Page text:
Second, this is more likely to happen if your dialogue is too verbose. If you have an entire paragraph of the character saying different things, then that gives other characters more than one statement to respond to. In these cases, arrange the conversation so the response is to the last statement, not a beginning or middle statement. However, it’s also worth asking if the character has a compelling reason to talk for so long. Unless the speaker is on a tirade, trim anything that’s repetitive or unimportant and then split the paragraph up so the other character responds in the middle.

Finally, sometimes this happens because the writer knows more than what’s been stated by the characters and doesn’t realize that. If you’re having problems with disconnected dialogue, looking at your dialogue out of context can help. Paste just the spoken lines into a separate document and remove or change labels. The lines should flow naturally even if you don’t know what people are talking about.

4. Using Too Much Narration

Pacing is important in dialogue. In most conversations, people talk back and forth pretty quickly. When there’s a pause, there’s a reason for that pause. One character might stop to think, or they might be engaged in another activity. But writers often create long pauses by accident and then continue the dialogue as though that pause wasn’t there. This can happen simply by putting too much narration between lines of dialogue.

Example

“Don’t do that.” Mia’s voice was soft, but with a hard edge underneath it that could only mean she had made a decision and would not change her mind.

Aki turned her glass in her hands, the faceted crystal catching the light and splitting it into rainbows that spilled across the table. “Do what?”

“Look at me like that.” They had grown up together and shipped out together when the war first began. Mia probably knew every look Aki had, but still, that was a lot of different looks.

Aki wasn’t going to play any guessing games. “Like what?”

Remember that every word you write causes time in the story to pass. You may not mean it that way, but nonetheless, that’s how the reader experiences it. I do think it helps to explicitly state otherwise. For instance, you might announce that many things happen in a fleeting period. However, that’s a heavy-handed tactic that’s only appropriate for very tense and dramatic moments. Even then, narrating lots of actions or thoughts that supposedly take pace in a single second can stretch believability.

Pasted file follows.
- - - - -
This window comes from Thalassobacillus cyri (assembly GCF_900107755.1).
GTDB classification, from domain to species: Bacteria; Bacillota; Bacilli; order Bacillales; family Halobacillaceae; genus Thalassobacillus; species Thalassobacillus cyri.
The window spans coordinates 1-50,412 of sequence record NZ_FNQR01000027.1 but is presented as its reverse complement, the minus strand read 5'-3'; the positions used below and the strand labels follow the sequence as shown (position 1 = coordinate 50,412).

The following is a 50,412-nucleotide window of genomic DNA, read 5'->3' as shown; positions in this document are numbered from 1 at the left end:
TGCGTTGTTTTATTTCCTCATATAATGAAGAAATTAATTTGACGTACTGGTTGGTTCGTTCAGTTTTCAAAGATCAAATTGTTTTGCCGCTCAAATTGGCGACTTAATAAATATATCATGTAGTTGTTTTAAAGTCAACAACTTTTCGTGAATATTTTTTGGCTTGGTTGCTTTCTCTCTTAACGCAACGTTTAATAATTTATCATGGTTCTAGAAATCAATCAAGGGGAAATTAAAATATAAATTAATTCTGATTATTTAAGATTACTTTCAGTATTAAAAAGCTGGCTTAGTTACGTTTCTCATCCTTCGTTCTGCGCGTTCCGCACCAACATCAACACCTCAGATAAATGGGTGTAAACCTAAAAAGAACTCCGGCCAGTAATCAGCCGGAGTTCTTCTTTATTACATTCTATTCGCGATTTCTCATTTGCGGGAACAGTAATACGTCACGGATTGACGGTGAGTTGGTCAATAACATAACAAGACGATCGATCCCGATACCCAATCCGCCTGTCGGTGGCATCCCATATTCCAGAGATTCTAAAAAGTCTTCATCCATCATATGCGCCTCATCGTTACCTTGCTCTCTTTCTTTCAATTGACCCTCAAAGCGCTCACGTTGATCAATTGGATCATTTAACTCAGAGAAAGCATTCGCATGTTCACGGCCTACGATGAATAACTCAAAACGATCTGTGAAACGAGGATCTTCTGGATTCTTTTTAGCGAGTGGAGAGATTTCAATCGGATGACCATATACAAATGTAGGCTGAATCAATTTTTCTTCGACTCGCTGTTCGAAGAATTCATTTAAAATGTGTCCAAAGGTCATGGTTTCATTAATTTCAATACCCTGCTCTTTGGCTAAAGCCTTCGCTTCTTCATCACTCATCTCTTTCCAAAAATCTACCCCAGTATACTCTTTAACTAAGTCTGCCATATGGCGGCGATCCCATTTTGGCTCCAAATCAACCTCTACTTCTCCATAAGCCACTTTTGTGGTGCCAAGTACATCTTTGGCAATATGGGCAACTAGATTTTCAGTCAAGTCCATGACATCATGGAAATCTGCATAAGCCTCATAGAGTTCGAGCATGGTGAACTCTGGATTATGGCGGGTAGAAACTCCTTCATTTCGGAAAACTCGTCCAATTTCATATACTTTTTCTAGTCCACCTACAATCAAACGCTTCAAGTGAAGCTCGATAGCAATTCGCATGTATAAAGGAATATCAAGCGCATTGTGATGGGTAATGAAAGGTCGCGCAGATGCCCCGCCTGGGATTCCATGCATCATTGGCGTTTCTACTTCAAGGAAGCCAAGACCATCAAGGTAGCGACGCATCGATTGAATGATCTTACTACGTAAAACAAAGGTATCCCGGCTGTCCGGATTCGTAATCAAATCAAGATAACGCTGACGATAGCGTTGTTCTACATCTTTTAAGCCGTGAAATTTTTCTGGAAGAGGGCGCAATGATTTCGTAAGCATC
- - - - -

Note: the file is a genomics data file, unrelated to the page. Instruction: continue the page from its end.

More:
This sensation of passing time means that lots of narration will sabotage the pace of dialogue and distract from the conversation. A big culprit in this category is narration that analyzes the conversation in real time, telling readers what a character really means by dissecting what they say. While it may be worth doing this on occasion, in general it’s to be avoided. Besides ruining the pace of the conversation, it’s telling instead of showing. If you like innuendo, put as much of it as possible in body language and word choice so that readers pick it up without having it explained to them.

Character thoughts can also be a big intrusion, since writers want to convey what’s going on in the characters’ heads during a dialogue exchange. However, in most cases, a character can ponder or angst over the conversation after it happens. While characters are talking, put in the narration you need to support the interaction and no more.

5. Making Overly Grand Statements

Remarkable things happen during our stories, and to writers these events often represent philosophical ideas or important messages. But sometimes writers are so interested in making their scene dramatic and meaningful that they make characters say things that feel too grand to be natural.

Example

“Hi, honey.” Mia shut the front door. “You don’t look happy. Tough day at work?”

Aki nodded slowly. “Sometimes I think the world we live in is only the shadow of true creation. And that by cloning extinct species, I’m merely playing with shadows while the divine life that cast them remains lost forever.”

“I wish this burden didn’t fall on us,” Mia said as she shrugged off her coat. “But we have no choice but to do this… or watch our world burn.”

Remember that real people don’t spend much of their time pondering abstract concepts like good and evil. Instead, they focus on the particulars of the challenges they’re facing. To get your abstract ideas across, make the particulars of their situation a good example of the concepts. That way, you’ll show rather than tell your important points.

Example

“Hi, honey.” Mia shut the front door. “You don’t look happy. Tough day at work?”

Aki nodded slowly. “We’re almost ready to create our first woolly mammoth. Everyone’s celebrating, but I just… I worry about creating an entire species that exists just to live in a lab. The mammoth evolved for a world that’s gone now, and we can’t give it back to them.”

“I’m sorry – that must be stressful,” Mia said as she shrugged off her coat. “But if we’re going to save all the species that are dying, we’ll need this practice.”

This doesn’t mean it’s never appropriate to put beautiful metaphors in your dialogue, but the timing and context matter. Someone is more likely to say grand things during a speech than they are to their partner at home after work. Even then, important messages and themes are something to build up to. Once the characters have been struggling with the issue for a while, it’s more believable that they’ve thought so deeply about it. By waiting until a climactic moment, these statements will also have added emotional emphasis. Putting philosophy in your first chapter could make readers wonder if you’re more interested in telling them your ideas than building a compelling story.


Dialogue will never be entirely straightforward; it’s simply too complex. But with practice, writers can still learn to polish rough spots and create more engaging scenes.